So far, CEPI has reached agreements with pharmaceutical companies to develop more than a dozen potential vaccines for COVID-19, and efforts are underway to secure funding from governments, the private sector, and private health charities to fund an expansion of those efforts. Earlier this month, the pharmaceutical giant AstraZeneca reached a $750 million agreement with CEPI and Gavi to support the manufacturing and distribution of 300 million doses of a vaccine, starting at the beginning of the year. But more funding is needed to secure agreements with major manufacturers to produce vaccines.

“The global vaccine requirements to control the pandemic are vast, and achieving the scale of vaccine production needed, as quickly as possible, requires providing manufacturers with certainty of future financing and procurement,” according to the COVAX paper.

The task of funding and distributing vaccines to the poorest countries will be left to Gavi, which has already built an extensive distribution network in more than 75 lower- and middle-income countries, but which has never tackled a crisis of this magnitude.

Meanwhile, the United States, in addition to seeking to stockpile antiviral treatments that could crimp availability for the rest of the world, has signed contracts with several pharmaceutical companies for vaccines, including Johnson & Johnson, Moderna Inc., and AstraZeneca to purchase and manufacture billions of doses of vaccine.

“There is not much discussion of world partnership,” said Michael Collins, a research associate at  the Council on Foreign Relations. “If I had to guess, the ‘America First’ approach is going to prevail with the vaccine procurement process.”

Under the White House’s Operation Warp Speed, led by Kushner, the United States is seeking to acquire 300 million doses by January 2021, suggesting it would seek to offer vaccines to low-risk individuals—not the approach that health experts say would be most effective at tamping down the global pandemic.

“There is going to be scarcity, during that period of scarcity how much of those supplies are you going to use domestically? If you use them all, scarcity is going to last longer,” said Bollyky, the global health expert. “If you focus on priority needs and share the rest, there will be more available.”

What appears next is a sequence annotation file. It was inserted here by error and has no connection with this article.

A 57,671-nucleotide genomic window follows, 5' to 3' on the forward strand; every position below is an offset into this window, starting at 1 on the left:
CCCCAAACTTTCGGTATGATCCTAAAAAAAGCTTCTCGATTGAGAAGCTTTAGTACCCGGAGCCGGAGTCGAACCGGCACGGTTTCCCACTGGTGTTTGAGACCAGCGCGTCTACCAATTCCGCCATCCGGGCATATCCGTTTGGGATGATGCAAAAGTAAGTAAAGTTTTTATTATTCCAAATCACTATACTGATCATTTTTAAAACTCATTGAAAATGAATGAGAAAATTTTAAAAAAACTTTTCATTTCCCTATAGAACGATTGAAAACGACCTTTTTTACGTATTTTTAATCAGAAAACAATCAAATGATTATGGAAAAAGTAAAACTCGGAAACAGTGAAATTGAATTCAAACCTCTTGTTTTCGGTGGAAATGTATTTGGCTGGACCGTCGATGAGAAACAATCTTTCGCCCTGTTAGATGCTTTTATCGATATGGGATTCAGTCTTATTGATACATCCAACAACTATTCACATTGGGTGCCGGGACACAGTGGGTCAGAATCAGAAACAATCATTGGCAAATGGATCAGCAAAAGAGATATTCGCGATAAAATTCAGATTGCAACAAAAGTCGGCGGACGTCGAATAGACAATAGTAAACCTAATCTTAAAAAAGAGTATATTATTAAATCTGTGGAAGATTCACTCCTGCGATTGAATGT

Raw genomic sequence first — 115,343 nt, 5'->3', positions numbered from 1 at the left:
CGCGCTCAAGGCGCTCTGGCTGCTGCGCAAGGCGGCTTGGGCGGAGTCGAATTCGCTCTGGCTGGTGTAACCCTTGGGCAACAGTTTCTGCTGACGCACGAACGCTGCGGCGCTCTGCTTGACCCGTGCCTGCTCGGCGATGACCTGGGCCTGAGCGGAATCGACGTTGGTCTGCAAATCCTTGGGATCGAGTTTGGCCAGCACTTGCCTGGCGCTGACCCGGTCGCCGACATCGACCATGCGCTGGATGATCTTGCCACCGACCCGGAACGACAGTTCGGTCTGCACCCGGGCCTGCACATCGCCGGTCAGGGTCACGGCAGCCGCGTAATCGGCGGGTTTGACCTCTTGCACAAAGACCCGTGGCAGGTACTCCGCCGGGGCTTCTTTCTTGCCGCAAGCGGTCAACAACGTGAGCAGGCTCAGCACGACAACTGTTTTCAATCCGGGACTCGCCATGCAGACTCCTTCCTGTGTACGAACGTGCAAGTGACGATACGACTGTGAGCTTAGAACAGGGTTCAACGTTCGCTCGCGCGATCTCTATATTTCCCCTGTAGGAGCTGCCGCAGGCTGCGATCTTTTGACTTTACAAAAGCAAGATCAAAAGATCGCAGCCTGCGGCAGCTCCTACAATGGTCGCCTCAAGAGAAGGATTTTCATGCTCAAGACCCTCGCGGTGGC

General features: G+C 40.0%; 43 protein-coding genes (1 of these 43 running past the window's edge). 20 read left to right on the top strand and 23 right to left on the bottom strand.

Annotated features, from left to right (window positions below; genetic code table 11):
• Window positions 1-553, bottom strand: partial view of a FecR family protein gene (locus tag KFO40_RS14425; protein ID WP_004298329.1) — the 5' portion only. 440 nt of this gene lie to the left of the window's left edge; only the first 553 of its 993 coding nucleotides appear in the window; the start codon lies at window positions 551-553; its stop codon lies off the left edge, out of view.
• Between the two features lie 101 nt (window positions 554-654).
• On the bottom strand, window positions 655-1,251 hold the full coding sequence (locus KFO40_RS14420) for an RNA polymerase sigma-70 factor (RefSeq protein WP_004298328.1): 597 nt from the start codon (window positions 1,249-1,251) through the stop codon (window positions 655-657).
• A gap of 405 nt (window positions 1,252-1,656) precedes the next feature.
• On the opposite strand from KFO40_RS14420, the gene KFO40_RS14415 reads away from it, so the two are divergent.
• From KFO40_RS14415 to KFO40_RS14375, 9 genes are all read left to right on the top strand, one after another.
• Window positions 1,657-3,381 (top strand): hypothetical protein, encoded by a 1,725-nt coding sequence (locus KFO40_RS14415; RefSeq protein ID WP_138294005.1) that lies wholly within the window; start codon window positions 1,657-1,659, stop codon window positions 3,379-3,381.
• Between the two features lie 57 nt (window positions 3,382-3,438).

China, for its part, seems to be charting a different course, potentially using vaccine development to boost its influence among developing countries. In May, China’s President Xi Jinping said any vaccines his country produced would be a “global public good” and shared with poor countries. “This will be China’s contribution to ensuring vaccine accessibility and affordability in developing countries,” Xi told the World Health Assembly at its virtual gathering. China watchers say it would likely share the vaccine with countries participating in Xi’s signature Belt and Road Initiative.

Even Europe, for all its talk of broad multilateralism, is looking out for itself. Germany, France, Italy, and the Netherlands struck out early to form their own purchasing alliance, called the Inclusive Vaccine Alliance. The move rankled other European powers, including Belgium, which complained it was undermining EU efforts to purchase vaccines on behalf of all its member states.

French government officials, meanwhile, moved to quash an effort by the United States to line up an exclusive agreement to purchase the first potential vaccine produced by the French drugmaker Sanofi, calling it “unacceptable.” And Britain’s health minister protested that vaccines produced in Britain, where a University of Oxford lab has produced one of the more promising vaccine candidates, should be used to protect Britons.

“The Europeans talk the rhetoric of multilateralism, but it remains to be  seen if they are committed to it,” said one senior diplomat.

Following criticism, France and Germany have since sought to assure countries that they will support broad distribution of any future vaccine. In April, French President Emmanuel Macron and German Chancellor Angela Merkel, along with the WHO, backed an $8 billion virtual fundraising event to raise money to produce vaccines for all countries.

“We are talking here about global public property, about producing this vaccine and then distributing it all around the world,” Merkel said.

The United States declined to participate in the fundraiser.

Colum Lynch is a senior staff writer at Foreign Policy. Twitter: @columlynch